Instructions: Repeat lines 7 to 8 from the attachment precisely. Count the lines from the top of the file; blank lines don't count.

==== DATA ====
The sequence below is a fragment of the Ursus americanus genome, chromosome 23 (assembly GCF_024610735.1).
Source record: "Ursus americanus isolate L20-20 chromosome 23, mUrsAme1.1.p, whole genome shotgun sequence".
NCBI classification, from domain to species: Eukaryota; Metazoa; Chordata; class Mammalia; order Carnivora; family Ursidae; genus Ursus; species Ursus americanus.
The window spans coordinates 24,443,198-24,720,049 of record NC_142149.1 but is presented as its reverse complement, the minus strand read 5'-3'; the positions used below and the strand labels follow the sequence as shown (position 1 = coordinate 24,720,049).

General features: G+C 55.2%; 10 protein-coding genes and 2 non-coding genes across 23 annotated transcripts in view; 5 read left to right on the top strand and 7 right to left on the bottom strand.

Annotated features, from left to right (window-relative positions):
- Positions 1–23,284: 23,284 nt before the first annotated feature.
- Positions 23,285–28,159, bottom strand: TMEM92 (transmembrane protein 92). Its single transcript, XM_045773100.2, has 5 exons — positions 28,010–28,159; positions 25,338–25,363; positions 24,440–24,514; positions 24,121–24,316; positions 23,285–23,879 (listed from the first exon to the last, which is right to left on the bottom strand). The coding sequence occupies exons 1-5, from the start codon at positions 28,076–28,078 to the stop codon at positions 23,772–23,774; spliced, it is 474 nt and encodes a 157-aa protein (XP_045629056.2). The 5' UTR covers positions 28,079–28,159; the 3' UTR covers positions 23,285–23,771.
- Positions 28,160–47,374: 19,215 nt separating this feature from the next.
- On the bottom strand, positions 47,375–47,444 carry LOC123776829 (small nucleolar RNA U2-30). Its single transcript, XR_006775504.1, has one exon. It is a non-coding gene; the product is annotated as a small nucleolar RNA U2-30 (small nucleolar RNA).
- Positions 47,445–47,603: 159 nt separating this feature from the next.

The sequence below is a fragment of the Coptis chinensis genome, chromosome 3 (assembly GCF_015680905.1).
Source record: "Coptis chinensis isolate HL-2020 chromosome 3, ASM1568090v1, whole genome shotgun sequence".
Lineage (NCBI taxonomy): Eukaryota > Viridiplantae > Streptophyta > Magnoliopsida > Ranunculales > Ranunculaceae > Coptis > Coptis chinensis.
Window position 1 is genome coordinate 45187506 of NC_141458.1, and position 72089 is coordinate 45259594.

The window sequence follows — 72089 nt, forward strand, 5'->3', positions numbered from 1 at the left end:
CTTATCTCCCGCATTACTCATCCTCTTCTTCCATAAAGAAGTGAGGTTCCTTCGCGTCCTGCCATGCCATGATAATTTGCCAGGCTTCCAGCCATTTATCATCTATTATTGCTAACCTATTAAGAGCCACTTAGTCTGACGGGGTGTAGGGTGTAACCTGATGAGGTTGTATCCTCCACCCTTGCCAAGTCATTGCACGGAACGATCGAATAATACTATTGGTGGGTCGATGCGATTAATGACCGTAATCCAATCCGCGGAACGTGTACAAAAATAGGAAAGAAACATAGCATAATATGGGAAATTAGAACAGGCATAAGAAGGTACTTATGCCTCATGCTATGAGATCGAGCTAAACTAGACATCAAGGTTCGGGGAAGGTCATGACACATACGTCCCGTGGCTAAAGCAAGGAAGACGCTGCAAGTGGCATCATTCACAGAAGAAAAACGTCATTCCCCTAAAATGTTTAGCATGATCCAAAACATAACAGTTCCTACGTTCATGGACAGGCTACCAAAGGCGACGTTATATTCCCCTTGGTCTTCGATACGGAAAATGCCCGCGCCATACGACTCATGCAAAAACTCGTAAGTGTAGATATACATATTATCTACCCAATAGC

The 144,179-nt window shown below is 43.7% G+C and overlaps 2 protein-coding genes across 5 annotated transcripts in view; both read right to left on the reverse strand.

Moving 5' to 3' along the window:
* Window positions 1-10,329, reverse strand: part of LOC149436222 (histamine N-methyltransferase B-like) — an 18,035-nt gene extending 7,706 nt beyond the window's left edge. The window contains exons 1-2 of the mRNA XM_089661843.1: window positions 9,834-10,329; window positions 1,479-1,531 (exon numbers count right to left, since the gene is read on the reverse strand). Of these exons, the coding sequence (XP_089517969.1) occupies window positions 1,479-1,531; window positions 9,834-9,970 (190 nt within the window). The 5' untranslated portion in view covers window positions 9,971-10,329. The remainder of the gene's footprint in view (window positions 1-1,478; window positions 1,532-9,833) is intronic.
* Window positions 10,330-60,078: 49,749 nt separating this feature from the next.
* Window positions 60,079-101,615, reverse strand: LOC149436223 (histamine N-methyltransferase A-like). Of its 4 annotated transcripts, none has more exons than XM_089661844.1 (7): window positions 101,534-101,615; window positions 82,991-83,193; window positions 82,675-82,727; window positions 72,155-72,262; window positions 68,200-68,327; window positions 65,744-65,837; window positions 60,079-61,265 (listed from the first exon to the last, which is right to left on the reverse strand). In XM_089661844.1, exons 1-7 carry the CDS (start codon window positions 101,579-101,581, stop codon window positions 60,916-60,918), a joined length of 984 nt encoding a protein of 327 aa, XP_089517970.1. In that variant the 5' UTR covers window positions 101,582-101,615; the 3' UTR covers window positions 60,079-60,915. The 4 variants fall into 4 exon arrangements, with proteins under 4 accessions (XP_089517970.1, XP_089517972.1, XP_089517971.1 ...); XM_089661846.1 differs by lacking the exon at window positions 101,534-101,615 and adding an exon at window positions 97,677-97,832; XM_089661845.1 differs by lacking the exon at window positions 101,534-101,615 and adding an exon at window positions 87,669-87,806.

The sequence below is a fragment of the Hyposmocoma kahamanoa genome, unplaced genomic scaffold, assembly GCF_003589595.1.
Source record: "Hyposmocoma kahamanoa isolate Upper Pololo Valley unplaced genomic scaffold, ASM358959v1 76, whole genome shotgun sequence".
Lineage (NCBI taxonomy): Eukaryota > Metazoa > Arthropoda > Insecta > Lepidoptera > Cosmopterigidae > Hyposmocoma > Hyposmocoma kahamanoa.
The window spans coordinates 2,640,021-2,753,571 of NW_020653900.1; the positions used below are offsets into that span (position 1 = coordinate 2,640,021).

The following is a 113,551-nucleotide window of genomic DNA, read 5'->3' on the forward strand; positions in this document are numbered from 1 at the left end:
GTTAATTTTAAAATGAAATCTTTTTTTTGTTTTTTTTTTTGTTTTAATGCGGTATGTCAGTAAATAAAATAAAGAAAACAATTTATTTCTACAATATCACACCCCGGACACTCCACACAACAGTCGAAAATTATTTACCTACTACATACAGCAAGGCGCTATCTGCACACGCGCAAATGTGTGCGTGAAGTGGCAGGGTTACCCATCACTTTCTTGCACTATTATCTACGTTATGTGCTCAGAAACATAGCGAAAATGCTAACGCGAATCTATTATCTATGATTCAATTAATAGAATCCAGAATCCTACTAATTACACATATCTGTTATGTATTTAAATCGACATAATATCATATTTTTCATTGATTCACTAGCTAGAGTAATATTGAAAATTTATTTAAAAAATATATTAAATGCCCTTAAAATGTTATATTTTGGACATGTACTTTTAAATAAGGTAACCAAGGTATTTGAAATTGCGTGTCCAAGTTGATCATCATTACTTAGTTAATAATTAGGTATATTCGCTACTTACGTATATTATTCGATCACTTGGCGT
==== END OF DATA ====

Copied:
- Positions 1–23,284: 23,284 nt before the first annotated feature.
- Positions 23,285–28,159, bottom strand: TMEM92 (transmembrane protein 92). Its single transcript, XM_045773100.2, has 5 exons — positions 28,010–28,159; positions 25,338–25,363; positions 24,440–24,514; positions 24,121–24,316; positions 23,285–23,879 (listed from the first exon to the last, which is right to left on the bottom strand). The coding sequence occupies exons 1-5, from the start codon at positions 28,076–28,078 to the stop codon at positions 23,772–23,774; spliced, it is 474 nt and encodes a 157-aa protein (XP_045629056.2). The 5' UTR covers positions 28,079–28,159; the 3' UTR covers positions 23,285–23,771.